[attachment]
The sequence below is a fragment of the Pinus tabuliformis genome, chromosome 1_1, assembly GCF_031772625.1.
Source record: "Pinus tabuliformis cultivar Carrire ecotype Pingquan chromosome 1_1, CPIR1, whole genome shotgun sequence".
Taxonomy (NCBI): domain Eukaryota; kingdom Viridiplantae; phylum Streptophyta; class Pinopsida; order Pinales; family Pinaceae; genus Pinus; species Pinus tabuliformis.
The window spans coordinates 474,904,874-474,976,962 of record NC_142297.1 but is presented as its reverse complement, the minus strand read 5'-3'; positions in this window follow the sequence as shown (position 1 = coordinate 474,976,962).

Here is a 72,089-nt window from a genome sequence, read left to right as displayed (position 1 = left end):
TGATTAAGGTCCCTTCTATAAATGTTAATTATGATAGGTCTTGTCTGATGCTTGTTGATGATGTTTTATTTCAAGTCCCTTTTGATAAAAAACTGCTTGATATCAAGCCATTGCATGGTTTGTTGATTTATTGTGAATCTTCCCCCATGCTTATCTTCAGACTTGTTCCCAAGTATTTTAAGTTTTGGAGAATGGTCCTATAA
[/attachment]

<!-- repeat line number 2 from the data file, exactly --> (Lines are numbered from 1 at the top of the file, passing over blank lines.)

Source record: "Pinus tabuliformis cultivar Carrire ecotype Pingquan chromosome 1_1, CPIR1, whole genome shotgun sequence".